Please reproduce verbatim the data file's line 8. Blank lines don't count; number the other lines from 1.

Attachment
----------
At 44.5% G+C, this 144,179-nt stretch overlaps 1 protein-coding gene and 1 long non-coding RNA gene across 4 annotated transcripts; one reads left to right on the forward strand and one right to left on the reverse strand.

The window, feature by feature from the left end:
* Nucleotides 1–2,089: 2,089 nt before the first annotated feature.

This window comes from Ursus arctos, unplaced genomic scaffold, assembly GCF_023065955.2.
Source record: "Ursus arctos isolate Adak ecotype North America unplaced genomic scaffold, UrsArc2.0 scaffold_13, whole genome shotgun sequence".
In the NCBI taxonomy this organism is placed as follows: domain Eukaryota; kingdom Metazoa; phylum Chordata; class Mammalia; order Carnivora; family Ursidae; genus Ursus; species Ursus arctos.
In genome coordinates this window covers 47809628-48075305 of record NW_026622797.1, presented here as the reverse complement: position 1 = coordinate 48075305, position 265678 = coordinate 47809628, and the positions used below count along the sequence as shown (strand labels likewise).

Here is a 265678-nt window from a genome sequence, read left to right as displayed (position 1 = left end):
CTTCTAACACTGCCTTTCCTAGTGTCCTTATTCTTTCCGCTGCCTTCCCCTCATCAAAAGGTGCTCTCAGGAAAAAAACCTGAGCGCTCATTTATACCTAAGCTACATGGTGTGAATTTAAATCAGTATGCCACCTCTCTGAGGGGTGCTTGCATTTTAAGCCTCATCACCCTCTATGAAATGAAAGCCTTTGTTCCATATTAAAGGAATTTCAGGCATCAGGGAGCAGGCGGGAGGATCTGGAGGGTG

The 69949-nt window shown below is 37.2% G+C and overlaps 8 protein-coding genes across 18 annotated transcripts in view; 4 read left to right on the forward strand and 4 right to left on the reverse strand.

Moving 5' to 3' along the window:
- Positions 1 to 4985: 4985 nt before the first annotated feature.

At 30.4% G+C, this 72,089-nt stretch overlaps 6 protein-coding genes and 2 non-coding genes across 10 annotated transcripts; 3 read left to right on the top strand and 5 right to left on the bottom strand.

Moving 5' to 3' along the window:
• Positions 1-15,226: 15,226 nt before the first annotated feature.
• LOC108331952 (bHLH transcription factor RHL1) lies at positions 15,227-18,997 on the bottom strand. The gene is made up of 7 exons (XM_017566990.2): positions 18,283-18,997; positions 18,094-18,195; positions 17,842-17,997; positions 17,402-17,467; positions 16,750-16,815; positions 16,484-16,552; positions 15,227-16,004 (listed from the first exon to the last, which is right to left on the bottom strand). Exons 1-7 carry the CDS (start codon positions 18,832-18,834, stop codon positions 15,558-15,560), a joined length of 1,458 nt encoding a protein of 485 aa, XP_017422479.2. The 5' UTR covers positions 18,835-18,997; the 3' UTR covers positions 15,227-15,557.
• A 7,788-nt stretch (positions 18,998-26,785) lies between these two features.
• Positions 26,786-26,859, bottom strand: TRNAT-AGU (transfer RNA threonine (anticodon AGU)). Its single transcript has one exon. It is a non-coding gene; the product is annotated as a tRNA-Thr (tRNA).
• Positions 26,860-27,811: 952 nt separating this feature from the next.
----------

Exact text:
Here is a 265678-nt window from a genome sequence, read left to right as displayed (position 1 = left end):